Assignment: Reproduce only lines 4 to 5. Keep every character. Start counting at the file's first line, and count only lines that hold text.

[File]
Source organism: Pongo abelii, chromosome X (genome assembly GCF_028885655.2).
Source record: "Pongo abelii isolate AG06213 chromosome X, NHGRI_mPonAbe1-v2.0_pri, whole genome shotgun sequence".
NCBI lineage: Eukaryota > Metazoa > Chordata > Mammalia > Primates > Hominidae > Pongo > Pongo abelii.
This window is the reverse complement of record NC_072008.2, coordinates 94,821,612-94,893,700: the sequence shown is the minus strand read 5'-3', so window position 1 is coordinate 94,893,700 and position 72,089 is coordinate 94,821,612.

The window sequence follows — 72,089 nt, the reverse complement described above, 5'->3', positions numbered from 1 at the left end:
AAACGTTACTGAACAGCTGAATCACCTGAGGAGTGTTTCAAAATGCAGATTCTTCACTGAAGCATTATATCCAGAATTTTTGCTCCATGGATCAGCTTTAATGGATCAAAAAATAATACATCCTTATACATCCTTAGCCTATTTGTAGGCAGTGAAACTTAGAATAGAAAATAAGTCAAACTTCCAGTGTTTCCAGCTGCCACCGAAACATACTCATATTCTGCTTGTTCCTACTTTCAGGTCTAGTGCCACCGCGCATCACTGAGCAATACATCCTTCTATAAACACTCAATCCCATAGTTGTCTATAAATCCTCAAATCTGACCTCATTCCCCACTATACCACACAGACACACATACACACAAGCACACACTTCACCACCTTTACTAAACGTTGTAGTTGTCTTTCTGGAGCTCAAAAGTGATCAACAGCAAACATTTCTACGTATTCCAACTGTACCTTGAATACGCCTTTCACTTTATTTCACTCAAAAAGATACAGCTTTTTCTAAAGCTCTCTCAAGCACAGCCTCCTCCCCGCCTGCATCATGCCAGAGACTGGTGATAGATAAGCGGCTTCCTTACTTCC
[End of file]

This window is the reverse complement of record NC_072008.2, coordinates 94,821,612-94,893,700: the sequence shown is the minus strand read 5'-3', so window position 1 is coordinate 94,893,700 and position 72,089 is coordinate 94,821,612.

The window sequence follows — 72,089 nt, the reverse complement described above, 5'->3', positions numbered from 1 at the left end: